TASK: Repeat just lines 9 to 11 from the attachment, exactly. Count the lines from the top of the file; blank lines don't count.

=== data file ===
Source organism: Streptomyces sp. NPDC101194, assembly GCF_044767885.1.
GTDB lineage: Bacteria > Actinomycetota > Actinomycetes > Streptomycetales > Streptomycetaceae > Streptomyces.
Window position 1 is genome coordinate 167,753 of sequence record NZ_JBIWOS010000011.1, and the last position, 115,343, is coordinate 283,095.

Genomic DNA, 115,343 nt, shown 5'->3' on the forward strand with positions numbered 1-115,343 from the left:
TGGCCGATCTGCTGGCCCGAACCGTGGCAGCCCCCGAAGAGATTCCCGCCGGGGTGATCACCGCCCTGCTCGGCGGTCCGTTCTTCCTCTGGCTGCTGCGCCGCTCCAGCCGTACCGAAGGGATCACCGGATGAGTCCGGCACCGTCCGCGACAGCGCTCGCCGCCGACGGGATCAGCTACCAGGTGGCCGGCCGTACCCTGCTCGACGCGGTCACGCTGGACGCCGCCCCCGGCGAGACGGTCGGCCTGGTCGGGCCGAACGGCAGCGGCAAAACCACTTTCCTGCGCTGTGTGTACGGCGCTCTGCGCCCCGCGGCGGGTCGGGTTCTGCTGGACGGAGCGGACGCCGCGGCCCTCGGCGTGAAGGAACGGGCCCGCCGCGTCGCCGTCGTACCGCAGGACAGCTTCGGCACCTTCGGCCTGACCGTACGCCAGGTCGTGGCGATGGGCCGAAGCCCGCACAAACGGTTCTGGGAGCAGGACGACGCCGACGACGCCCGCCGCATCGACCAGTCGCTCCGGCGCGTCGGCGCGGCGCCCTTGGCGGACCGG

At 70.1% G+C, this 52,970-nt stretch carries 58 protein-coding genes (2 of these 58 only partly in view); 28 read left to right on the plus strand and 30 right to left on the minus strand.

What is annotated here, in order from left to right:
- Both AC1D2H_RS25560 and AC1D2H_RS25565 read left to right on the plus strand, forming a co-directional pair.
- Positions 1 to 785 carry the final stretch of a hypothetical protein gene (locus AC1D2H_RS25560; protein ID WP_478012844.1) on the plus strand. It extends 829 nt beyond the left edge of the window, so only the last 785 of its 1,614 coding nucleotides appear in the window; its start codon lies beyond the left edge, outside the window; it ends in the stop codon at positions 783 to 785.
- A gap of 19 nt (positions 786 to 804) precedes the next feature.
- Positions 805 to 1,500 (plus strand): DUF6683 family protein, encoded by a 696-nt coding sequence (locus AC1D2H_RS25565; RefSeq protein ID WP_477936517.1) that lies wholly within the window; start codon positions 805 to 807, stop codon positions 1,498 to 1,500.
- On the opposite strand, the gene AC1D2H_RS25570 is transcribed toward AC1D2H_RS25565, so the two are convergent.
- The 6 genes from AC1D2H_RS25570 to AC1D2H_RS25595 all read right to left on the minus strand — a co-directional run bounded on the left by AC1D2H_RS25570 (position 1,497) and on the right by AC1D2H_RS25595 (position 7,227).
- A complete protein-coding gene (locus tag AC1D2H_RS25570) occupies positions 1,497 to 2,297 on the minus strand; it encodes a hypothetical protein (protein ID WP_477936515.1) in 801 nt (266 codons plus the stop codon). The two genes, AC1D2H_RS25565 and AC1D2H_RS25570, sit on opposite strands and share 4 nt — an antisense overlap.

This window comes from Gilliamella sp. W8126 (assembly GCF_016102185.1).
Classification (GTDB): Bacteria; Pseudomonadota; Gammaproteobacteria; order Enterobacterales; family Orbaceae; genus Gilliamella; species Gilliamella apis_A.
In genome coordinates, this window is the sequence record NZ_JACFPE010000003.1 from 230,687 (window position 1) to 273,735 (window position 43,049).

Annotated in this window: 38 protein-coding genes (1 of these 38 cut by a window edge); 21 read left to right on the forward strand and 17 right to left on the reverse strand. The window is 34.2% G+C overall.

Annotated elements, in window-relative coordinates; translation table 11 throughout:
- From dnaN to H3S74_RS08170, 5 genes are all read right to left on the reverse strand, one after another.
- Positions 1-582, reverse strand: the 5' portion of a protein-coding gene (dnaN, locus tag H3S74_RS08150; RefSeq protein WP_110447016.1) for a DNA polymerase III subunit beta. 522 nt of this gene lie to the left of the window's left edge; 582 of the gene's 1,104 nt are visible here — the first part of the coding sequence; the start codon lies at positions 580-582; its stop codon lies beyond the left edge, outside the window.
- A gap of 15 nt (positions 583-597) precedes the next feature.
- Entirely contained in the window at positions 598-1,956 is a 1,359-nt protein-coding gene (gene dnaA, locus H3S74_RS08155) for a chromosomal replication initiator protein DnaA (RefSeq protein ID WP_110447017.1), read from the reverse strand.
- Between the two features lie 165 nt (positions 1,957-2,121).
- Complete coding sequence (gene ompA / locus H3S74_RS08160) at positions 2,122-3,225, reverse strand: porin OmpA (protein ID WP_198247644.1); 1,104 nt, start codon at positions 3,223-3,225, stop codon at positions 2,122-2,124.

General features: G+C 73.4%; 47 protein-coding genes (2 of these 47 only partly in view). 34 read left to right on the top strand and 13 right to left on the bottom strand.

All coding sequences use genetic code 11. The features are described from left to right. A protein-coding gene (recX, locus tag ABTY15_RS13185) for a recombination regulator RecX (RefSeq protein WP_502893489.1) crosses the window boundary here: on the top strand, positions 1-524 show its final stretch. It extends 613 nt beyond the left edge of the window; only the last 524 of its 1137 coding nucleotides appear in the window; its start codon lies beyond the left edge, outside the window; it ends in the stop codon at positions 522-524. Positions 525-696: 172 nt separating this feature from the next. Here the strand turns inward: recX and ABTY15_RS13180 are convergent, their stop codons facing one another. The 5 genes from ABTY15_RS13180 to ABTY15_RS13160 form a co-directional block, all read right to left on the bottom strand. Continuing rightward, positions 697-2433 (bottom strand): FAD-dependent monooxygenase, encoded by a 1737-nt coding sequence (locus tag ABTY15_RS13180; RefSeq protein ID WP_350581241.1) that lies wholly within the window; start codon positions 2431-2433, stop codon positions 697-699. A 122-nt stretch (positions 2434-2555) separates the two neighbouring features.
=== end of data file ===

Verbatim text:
- Positions 1 to 785 carry the final stretch of a hypothetical protein gene (locus AC1D2H_RS25560; protein ID WP_478012844.1) on the plus strand. It extends 829 nt beyond the left edge of the window, so only the last 785 of its 1,614 coding nucleotides appear in the window; its start codon lies beyond the left edge, outside the window; it ends in the stop codon at positions 783 to 785.
- A gap of 19 nt (positions 786 to 804) precedes the next feature.
- Positions 805 to 1,500 (plus strand): DUF6683 family protein, encoded by a 696-nt coding sequence (locus AC1D2H_RS25565; RefSeq protein ID WP_477936517.1) that lies wholly within the window; start codon positions 805 to 807, stop codon positions 1,498 to 1,500.